Warning: This article contains personal opinions. It is also "off topic."
Last year I published an article (at http://goo.gl/egTSBG) with a title of Shoot Your Television! I described what a waste most television programs are and pointed out that there are great alternatives available. Instead of spending $40 to $100 a month for cable or satellite television, you might consider disconnecting the service and picking up local channels with an antenna, like we all did "in the old days." Most of the programs that are carried on cable channels are either not worth watching or else are available soon after broadcast on the Internet. Actually, my belief is that most cable programs are available online but are still not worth watching!
Some of the programs available on the Internet cost money, but the total you would pay in a month is probably much less than what you are now paying for cable or satellite service.
My earlier article suggested "cutting the cord" from cable and satellites to save money. Now I found that Rich Whittle published an article (at http://goo.gl/pTfTJM) with a different point of view. While ignoring the expense of cable or satellite service, Whittle pointed out that your television still costs you an additional $12,000 a year above and beyond what I described!
Rich Whittle's premise is simple. He points out that the average American watches 4.5 hours of TV a day. (Can you spell "couch potato," boys and girls?) He suggests putting that time to better use. In his case, he used his saved time to become a part-time, self-employed author and web entrepreneur. He didn't really "miss" anything, except for a lot of commercials and many sitcoms and other programs of questionable value. Instead, he grew as a person, made some money, and realized his dream to become self-employed. He later quit his day job when his non-TV time began to grow into a business that created significant income. He now supports his family by doing something he loves.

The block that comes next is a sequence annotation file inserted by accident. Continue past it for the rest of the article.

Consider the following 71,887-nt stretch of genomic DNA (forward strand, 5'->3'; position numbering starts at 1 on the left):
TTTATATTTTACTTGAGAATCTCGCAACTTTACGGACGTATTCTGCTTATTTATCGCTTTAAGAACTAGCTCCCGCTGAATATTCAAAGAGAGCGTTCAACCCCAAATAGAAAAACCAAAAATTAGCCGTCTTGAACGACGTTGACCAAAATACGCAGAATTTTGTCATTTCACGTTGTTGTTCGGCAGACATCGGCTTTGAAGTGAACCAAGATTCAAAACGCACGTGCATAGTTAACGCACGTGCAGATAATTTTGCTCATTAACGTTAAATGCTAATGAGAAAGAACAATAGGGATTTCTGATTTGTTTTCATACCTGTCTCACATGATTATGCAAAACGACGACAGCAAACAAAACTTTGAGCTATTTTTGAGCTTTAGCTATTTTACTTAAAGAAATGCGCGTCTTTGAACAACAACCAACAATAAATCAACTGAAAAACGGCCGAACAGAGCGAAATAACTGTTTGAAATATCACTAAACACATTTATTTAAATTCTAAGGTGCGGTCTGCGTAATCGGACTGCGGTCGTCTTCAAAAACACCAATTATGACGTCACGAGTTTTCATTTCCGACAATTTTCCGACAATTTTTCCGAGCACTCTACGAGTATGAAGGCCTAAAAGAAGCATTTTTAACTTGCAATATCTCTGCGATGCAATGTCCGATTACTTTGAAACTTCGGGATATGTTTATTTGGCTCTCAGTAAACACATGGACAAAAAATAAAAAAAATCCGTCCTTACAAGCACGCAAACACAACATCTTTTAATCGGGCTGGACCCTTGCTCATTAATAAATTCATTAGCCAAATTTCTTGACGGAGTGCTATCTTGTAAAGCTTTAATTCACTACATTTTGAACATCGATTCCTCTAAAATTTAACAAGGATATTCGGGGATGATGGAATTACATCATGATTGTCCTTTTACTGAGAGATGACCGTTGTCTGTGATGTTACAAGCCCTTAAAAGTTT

The federal minimum wage is now $7.25 per hour. Whittle's premise states if you watch an average of 31.5 hours of TV each week (which the average person in the US does) and you value your time at minimum wage of $7.25 an hour, you are spending nearly $1,000 a month to watch TV. That comes to nearly $12,000 a year. Over your lifetime, that equals... well, a lot of money. Wouldn't you be better off doing something else? Something you might enjoy?
I can add a personal note: my experience is nearly identical to that of Rich Whittle. I stopped watching television in 1984 when my employer sent me on a one-year overseas assignment to the People's Republic of China where there was no English-speaking television. That apparently broke my addiction. I later returned to the United States and found that television no longer interested me. I started doing other things with all my newly-found spare time.
In 1988, I started the Genealogy Forum on CompuServe and became immersed in online genealogy. In 1996, I started this newsletter. The rest is history. Well, it is my personal history, I guess. The years since I abandoned television have been fun and rewarding. I suspect I would never have done any of this had I spent hours every day in front of the television.
In my mind, it makes little difference what you do with your personal time, as long as it is something you find satisfying. You can work to earn money or spend time with your children or grandchildren or research your family tree or engage in an hobby or do volunteer work. Whatever you do, I will suggest that almost any time spent away from a television set is time well spent.
What are you doing this evening?